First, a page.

People who fantasize about freelance writing full-time picture a life of ease — up at the crack of noon, Auntie Mame-style, noodle about, make some calls, write something the editor loves, prints and promptly pays for.
I enjoy what I do, but it is, always, a hustle: for new clients, for more work from existing clients, finding interesting stories to tell, finding sources willing to speak on the record.
The Times, for years an anchor client of mine, recently severely slashed its freelance budgets, cutting loose several people with columns that had run there for years.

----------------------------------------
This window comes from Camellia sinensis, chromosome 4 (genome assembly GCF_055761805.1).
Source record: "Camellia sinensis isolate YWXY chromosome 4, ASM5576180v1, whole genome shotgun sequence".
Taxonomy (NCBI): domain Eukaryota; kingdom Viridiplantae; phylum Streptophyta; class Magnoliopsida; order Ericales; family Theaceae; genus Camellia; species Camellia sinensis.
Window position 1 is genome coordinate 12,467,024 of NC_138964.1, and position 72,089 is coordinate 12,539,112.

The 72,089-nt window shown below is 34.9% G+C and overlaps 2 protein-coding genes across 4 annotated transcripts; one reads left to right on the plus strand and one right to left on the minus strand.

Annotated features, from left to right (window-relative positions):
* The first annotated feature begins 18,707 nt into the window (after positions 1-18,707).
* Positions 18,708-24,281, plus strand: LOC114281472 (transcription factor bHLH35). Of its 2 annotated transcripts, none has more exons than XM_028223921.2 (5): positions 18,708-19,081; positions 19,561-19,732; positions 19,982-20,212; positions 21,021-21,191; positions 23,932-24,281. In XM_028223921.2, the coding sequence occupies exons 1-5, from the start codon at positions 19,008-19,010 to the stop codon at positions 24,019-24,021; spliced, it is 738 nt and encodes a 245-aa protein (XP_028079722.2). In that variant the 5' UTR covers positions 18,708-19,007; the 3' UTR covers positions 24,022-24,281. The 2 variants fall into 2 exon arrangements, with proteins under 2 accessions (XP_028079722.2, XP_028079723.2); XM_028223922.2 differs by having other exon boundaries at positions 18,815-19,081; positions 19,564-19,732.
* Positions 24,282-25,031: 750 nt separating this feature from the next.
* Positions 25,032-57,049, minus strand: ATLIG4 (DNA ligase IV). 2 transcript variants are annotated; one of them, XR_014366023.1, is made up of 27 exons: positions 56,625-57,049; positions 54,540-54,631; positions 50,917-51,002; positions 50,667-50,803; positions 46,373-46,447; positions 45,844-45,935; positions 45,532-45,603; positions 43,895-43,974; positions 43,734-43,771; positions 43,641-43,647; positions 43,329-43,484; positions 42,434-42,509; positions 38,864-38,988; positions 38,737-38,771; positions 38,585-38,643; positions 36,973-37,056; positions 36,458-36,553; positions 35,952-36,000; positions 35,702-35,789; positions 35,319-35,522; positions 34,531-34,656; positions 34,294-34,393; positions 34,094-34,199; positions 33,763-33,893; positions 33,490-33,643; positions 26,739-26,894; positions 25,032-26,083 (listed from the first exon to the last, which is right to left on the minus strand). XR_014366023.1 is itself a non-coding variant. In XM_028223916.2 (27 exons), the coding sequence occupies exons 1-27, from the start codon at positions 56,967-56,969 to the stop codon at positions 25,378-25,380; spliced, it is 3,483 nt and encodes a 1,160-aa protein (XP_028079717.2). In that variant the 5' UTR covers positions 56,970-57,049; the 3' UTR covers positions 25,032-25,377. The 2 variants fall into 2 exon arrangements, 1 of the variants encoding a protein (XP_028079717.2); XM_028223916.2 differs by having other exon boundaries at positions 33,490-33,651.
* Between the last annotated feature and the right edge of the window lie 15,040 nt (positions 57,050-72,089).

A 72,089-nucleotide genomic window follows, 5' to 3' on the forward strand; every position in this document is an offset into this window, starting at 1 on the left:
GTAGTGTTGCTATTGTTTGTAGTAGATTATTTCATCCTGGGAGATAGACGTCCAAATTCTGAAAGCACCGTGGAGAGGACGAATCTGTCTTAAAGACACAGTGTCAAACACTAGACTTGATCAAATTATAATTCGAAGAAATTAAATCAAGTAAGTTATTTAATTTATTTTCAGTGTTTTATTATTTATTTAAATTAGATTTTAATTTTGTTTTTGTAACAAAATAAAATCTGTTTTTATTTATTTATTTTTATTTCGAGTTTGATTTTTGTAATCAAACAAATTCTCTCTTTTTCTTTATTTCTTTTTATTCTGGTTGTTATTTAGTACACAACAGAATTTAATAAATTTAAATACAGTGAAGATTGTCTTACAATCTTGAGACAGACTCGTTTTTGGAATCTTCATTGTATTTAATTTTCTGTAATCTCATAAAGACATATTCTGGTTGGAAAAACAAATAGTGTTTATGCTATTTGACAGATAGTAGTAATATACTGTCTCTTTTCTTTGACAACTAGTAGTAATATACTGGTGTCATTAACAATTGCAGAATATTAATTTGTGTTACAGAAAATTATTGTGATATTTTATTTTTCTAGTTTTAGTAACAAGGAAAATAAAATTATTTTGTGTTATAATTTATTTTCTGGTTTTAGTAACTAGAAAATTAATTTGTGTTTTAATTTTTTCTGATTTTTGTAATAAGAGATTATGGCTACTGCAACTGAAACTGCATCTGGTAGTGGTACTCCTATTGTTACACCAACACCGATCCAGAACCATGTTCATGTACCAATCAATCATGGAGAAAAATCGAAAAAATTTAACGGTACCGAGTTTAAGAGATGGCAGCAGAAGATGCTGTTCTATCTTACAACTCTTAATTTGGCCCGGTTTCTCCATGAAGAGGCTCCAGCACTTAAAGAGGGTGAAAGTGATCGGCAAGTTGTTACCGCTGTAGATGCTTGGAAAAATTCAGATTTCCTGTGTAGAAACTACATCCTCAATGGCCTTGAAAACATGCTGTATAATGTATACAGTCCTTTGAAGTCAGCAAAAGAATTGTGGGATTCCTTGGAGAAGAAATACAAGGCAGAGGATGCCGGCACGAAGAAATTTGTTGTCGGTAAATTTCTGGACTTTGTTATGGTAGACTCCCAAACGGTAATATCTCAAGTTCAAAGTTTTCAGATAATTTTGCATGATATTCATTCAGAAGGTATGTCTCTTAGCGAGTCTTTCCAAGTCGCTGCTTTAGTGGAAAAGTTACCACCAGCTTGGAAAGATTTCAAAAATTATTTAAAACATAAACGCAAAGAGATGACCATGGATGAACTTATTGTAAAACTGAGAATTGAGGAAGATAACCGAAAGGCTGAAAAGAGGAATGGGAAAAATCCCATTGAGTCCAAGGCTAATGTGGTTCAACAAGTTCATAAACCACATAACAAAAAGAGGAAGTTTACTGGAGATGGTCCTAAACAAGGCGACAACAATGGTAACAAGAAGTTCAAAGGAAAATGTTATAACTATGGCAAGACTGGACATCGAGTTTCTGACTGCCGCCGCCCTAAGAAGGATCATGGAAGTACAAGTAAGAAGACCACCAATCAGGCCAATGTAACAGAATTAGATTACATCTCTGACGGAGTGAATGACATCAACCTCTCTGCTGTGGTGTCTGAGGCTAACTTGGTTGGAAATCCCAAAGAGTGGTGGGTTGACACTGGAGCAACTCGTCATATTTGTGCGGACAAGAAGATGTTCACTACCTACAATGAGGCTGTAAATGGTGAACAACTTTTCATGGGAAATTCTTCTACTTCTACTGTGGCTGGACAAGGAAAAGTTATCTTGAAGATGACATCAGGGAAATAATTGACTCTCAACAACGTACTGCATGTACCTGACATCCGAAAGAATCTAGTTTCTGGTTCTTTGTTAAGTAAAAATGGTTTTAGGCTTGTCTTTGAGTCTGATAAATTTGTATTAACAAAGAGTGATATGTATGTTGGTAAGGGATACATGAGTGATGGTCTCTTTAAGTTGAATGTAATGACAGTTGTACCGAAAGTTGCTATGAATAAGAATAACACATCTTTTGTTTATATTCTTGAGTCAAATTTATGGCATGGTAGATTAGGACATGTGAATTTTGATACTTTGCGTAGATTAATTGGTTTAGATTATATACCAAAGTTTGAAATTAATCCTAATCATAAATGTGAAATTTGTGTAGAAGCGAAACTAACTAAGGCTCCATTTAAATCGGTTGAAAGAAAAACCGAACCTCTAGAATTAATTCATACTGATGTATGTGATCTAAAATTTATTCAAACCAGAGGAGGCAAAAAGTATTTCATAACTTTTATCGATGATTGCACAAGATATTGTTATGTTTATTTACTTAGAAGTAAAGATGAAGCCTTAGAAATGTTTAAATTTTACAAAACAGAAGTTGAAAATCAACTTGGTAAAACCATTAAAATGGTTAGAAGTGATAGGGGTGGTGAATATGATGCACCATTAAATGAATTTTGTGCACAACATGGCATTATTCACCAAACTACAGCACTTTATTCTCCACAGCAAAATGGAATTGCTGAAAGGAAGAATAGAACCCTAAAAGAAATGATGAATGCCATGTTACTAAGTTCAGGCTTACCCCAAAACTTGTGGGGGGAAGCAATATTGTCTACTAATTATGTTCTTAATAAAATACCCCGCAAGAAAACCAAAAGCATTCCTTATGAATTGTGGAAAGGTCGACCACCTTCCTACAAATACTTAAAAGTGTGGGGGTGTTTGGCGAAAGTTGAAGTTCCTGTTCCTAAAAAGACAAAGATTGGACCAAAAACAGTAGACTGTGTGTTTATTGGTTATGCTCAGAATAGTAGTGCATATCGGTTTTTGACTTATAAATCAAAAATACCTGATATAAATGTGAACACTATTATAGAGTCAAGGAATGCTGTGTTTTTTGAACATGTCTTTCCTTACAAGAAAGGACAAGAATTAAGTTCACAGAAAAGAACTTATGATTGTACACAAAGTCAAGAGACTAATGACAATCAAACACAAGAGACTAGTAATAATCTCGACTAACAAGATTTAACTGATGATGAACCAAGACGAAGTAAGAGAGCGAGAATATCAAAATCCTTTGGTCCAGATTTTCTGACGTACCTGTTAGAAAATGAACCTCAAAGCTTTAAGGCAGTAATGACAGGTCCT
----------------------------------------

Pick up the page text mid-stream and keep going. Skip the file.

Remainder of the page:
So I’ve been sending out LOIs — letters of introduction — letting editors who don’t know me or my work know that I’d love to work for them.
Pay rates can be laughably low for even the most august and putatively well-off, so when they write back, (if they do), you discover, for example, that Harvard’s alumni magazine offers — wait for it! — 50 cents a word.
That’s $500 for 1,000 words, a story that would pay $2,500 from a Conde Nast publication, possibly even more.
Harvard’s current endowment? $36.4 billion — as of June 2014.
You have to laugh, really.
Then move on.
One of the interesting challenges of writing journalism is that of playing man-in-the-middle — finding and wrangling good sources while also pleasing your editor(s.) Writing skills matter, of course, but terrific people skills, the willingness and ability to negotiate diplomatically for everything from contract terms to whether someone is on or off the record, are also paramount.